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Date: 1713

"Your soul (continued he) being at liberty to transport herself with a thought wherever she pleases, may enter into the Pineal Gland of the most learned philosopher, and, being so placed, become spectator of all the ideas in his mind, which would instruct her in a much less time than the usual me...

— Berkeley, George (1685-1753)

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Date: 1720

"His Fancy still awake; the roving Guest / Usurps the Throne of Reason in his Breast: / Forms great Ideas, and religious Schemes, / A busy mime, and floats in golden Dreams."

— Amhurst, Nicholas (1697-1742)

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Date: 1724

"For Nature by fix'd Laws has wisely join'd / The bright Ideas of the conscious Mind / To Motions of the liquid spirit'ous Train, / Thro' previous Traces of the humid Brain; / These, when the Soul by drowsy Sleep oppress'd / Into her private Cell retires to Rest, / Thro' beaten Paths their wand'r...

— Needler, Henry (1690-1718); Duncombe, William (1690-1769)

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Date: September 10, 1726

"Yet we must not suppose that they are continually in their Retirement; they would become useless if they were so. But on the contrary, great Numbers of them are always going to and fro; and if one of them chances to go by the Cell or Lodge of another which has the least real or imaginary conform...

— Arbuckle, James (d. 1742)

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Date: September 17, 1726

"This Train of Images continually revolv'd in our young Parson's Brain; and to preserve them from being jostled out by any intruding Foreigners, who might dispossess the Original Orthodox Inhabitants, the first Link of the Chain was rivetted by Pride, and the two last closed up by those two insep...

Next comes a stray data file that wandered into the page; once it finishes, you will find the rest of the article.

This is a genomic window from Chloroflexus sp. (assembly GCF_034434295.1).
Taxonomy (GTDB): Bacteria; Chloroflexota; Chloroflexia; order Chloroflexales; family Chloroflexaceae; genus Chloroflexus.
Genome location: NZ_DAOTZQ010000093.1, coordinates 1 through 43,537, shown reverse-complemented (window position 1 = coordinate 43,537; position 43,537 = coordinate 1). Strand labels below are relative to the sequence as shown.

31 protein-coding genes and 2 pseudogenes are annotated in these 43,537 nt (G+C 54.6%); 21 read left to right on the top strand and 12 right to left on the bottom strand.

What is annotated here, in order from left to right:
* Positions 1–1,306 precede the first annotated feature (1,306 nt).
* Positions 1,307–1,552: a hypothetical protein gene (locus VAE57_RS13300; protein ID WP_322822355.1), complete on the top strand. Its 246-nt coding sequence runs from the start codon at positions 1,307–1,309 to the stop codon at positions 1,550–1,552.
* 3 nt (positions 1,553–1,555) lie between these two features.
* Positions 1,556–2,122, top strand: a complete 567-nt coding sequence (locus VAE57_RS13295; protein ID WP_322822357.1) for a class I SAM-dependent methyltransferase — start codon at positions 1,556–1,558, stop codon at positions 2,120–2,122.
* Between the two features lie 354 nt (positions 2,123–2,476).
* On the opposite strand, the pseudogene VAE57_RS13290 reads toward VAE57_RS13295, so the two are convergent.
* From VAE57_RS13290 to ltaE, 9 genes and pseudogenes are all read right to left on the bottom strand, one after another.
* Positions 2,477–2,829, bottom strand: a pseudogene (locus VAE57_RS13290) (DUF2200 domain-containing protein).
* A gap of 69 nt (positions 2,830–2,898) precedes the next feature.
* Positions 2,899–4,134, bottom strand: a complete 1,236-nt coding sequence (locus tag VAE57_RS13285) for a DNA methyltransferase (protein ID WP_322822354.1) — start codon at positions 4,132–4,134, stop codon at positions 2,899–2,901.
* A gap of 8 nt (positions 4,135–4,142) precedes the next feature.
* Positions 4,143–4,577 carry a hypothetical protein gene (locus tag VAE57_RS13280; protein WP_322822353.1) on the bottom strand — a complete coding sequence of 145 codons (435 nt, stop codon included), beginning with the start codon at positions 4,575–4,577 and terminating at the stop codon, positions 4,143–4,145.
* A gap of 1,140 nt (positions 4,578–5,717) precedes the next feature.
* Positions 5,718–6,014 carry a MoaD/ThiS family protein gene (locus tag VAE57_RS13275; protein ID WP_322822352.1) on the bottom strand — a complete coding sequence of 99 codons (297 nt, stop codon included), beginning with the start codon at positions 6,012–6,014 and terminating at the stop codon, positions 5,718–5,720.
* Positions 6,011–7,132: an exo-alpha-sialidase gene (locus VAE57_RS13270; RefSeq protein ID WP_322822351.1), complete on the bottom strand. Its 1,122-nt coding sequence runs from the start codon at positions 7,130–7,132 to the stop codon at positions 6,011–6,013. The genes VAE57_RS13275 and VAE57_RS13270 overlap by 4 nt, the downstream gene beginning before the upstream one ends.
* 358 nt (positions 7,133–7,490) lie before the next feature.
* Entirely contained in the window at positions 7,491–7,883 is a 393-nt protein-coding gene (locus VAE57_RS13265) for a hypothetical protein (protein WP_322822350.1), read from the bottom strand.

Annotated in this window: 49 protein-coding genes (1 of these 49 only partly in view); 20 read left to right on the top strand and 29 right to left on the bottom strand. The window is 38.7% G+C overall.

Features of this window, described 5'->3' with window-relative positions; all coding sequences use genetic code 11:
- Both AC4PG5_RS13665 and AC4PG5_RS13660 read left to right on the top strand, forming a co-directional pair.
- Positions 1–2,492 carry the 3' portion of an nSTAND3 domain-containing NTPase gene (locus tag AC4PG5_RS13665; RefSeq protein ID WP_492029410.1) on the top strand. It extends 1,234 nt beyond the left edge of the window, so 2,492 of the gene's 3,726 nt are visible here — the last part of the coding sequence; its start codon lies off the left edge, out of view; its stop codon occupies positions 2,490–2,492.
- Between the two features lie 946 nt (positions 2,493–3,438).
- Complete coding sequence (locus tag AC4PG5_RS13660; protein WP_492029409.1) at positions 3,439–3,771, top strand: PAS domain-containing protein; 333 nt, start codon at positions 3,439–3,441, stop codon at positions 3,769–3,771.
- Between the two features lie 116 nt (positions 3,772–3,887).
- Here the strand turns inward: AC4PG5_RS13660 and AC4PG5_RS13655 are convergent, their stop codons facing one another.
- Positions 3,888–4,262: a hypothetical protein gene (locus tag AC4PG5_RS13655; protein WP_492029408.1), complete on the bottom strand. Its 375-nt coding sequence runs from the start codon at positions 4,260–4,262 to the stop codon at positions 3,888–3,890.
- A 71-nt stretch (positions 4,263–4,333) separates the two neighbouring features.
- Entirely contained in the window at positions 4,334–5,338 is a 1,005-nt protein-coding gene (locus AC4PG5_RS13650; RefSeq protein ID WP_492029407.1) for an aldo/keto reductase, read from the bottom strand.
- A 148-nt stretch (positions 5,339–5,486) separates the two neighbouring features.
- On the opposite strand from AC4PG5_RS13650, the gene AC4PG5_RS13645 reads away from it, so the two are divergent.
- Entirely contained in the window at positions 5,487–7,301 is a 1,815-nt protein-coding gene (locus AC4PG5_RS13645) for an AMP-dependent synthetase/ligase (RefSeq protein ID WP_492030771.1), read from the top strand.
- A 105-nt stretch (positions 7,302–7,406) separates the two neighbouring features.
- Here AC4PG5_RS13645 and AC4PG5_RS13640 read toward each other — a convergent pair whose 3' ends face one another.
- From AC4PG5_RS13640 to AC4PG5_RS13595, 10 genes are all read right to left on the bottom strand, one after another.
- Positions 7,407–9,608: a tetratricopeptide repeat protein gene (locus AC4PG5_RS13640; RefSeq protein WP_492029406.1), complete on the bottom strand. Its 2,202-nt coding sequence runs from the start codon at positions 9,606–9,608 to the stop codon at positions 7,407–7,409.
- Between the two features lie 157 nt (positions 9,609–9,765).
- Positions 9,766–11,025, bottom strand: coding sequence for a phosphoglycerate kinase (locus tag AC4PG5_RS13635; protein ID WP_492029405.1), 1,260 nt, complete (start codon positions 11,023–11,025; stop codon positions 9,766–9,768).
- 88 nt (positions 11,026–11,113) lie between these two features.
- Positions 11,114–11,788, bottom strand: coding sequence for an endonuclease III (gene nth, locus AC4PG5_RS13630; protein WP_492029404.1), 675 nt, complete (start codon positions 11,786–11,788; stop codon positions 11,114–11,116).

— Arbuckle, James (d. 1742)

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Date: 1733

"May not the sentient Principle have its Seat in some Place in the Brain, where the Nerves terminate, like the Musician shut up in his Organ-Room? May not the infinite Windings, Convolutions, and Complications of the Beginning of the Nerves which constitute the Brain, serve to d...

— Cheyne, George (1671-1743)

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Date: 1735

"God gave us Reason ... A faithful guide to comfort and to save, / Till the mind floats, like Peter on the wave."

— Harte, Walter (1708/9-1774)

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Date: 1736

"As she was one day sitting alone in her Garden, ruminating on the last Words of her Father, and the strict Injunction laid on her concerning the Carcanet, Emotions, to which hitherto she had been a Stranger, began to diffuse themselves throughout her Mind."

— Haywood [née Fowler], Eliza (1693?-1756)

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Date: 1737

""Alas, my soul! thou pleasing companion of this body, thou fleeting thing that art now deserting it! whither art thou flying? to what unknown scene? all trembling, fearful, and pensive! what now is become of thy former wit and humour? thou shalt jest and be gay no more."

— Pope, Alexander (1688-1744)

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Date: 1727, 1739

"My Heart, no Stranger to the Guest [Love], / Flutter'd, and labour'd in my Breast"

— Broome, William (1689-1745); Hesiod

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The Mind is a Metaphor is authored by Brad Pasanek, Assistant Professor of English, University of Virginia.